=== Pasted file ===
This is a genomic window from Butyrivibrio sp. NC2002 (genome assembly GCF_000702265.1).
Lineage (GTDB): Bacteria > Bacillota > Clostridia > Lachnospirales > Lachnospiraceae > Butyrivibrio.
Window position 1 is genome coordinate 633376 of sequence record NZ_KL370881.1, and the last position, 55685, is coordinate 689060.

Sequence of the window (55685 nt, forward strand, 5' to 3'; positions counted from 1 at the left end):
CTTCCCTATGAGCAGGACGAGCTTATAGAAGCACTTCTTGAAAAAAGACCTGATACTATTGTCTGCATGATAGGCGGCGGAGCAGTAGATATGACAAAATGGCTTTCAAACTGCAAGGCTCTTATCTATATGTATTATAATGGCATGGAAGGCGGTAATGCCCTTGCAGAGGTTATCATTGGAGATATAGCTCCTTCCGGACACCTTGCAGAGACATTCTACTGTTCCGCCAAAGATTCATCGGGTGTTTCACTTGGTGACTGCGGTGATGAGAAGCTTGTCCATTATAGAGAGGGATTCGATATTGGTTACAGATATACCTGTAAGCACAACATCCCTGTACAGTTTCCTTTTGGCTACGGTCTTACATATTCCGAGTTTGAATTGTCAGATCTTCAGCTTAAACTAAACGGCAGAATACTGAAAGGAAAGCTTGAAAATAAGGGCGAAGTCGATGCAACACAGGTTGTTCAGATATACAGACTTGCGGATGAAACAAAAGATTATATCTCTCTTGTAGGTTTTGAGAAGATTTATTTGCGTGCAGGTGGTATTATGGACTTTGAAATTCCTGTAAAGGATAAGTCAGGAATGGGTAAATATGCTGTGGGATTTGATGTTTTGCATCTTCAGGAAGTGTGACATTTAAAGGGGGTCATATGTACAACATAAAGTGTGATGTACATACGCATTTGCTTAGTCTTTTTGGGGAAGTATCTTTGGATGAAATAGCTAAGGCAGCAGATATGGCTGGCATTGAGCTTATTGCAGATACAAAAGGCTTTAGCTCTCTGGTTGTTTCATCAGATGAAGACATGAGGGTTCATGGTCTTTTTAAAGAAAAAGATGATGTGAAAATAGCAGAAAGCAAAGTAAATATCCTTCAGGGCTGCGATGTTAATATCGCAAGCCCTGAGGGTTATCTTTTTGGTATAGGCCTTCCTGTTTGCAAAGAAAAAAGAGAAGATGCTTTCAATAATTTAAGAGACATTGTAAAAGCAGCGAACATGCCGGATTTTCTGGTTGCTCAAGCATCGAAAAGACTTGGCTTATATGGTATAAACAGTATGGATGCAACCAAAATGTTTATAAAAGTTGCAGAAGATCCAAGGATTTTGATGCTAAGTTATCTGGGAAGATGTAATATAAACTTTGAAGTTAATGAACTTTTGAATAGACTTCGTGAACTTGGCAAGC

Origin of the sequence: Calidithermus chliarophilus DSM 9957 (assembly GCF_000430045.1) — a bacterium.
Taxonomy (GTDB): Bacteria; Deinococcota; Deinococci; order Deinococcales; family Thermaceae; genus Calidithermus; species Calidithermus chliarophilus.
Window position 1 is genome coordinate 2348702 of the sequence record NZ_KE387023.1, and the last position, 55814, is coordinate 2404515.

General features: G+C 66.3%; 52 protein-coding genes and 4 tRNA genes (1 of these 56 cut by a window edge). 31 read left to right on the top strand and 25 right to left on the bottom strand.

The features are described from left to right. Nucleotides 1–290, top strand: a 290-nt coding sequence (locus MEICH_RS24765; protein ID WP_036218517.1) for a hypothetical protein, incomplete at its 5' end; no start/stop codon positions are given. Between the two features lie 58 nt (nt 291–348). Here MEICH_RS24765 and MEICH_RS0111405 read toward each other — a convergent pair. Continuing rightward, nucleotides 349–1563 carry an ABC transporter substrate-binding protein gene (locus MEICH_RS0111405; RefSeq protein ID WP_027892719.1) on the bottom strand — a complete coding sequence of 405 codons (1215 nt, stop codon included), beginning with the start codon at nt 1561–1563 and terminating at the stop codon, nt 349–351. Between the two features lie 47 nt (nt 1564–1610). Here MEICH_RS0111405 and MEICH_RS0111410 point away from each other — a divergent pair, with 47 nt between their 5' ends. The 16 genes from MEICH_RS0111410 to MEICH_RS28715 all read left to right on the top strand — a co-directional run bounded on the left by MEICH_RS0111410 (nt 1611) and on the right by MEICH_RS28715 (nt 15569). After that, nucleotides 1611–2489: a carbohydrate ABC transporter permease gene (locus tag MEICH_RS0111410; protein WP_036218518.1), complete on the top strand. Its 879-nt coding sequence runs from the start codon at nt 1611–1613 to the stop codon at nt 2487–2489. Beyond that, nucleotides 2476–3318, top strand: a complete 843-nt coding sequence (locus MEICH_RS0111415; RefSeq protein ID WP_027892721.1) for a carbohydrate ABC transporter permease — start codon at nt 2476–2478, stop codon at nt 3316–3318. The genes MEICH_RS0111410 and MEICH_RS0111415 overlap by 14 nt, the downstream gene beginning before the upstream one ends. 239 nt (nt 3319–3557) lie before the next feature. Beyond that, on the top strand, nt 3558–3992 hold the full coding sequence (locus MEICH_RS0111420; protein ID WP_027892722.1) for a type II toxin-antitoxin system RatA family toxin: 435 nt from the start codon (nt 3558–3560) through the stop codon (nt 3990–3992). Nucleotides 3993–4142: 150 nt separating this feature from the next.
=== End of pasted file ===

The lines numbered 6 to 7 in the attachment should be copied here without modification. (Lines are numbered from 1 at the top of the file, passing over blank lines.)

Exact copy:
Origin of the sequence: Calidithermus chliarophilus DSM 9957 (assembly GCF_000430045.1) — a bacterium.
Taxonomy (GTDB): Bacteria; Deinococcota; Deinococci; order Deinococcales; family Thermaceae; genus Calidithermus; species Calidithermus chliarophilus.